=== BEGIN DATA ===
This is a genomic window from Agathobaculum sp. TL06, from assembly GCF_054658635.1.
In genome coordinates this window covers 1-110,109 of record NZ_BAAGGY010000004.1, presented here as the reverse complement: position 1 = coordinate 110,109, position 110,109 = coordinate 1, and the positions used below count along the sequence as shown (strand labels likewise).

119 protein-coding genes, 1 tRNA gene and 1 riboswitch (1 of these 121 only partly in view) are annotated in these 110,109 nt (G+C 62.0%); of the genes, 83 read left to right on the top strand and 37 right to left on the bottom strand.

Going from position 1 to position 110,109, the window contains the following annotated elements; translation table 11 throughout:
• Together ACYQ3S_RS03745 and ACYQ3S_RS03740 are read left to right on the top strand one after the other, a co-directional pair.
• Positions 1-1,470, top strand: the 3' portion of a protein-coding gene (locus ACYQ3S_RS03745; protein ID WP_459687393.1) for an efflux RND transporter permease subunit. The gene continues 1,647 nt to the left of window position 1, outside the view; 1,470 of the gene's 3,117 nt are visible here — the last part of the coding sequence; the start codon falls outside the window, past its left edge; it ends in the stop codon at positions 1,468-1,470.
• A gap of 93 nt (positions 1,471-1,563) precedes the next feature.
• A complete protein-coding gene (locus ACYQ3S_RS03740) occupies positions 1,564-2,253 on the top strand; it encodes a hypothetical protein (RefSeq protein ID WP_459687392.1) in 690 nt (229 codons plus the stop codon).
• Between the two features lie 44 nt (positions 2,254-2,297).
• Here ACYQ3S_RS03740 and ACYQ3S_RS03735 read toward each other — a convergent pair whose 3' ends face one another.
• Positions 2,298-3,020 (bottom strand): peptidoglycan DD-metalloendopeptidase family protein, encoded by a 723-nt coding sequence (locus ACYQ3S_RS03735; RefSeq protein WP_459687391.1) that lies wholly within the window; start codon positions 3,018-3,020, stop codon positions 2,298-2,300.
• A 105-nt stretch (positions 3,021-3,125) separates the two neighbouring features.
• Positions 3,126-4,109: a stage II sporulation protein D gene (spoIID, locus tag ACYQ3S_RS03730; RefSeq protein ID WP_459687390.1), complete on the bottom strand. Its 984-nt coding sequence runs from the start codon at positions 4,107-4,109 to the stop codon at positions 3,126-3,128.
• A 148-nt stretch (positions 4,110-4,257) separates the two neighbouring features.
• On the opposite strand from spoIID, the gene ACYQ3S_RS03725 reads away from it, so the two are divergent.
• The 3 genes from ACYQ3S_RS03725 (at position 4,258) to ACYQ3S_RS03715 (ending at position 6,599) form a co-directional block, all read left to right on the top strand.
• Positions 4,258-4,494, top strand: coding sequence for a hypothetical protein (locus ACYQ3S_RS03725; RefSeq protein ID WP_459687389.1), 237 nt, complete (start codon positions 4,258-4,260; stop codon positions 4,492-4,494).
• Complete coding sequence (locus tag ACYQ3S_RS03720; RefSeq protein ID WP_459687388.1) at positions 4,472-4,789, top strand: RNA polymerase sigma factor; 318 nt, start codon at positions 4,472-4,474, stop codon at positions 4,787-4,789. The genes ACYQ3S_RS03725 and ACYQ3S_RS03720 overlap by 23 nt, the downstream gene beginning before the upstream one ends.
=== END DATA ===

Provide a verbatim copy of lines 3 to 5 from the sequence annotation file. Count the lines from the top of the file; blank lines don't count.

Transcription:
119 protein-coding genes, 1 tRNA gene and 1 riboswitch (1 of these 121 only partly in view) are annotated in these 110,109 nt (G+C 62.0%); of the genes, 83 read left to right on the top strand and 37 right to left on the bottom strand.

Going from position 1 to position 110,109, the window contains the following annotated elements; translation table 11 throughout:
• Together ACYQ3S_RS03745 and ACYQ3S_RS03740 are read left to right on the top strand one after the other, a co-directional pair.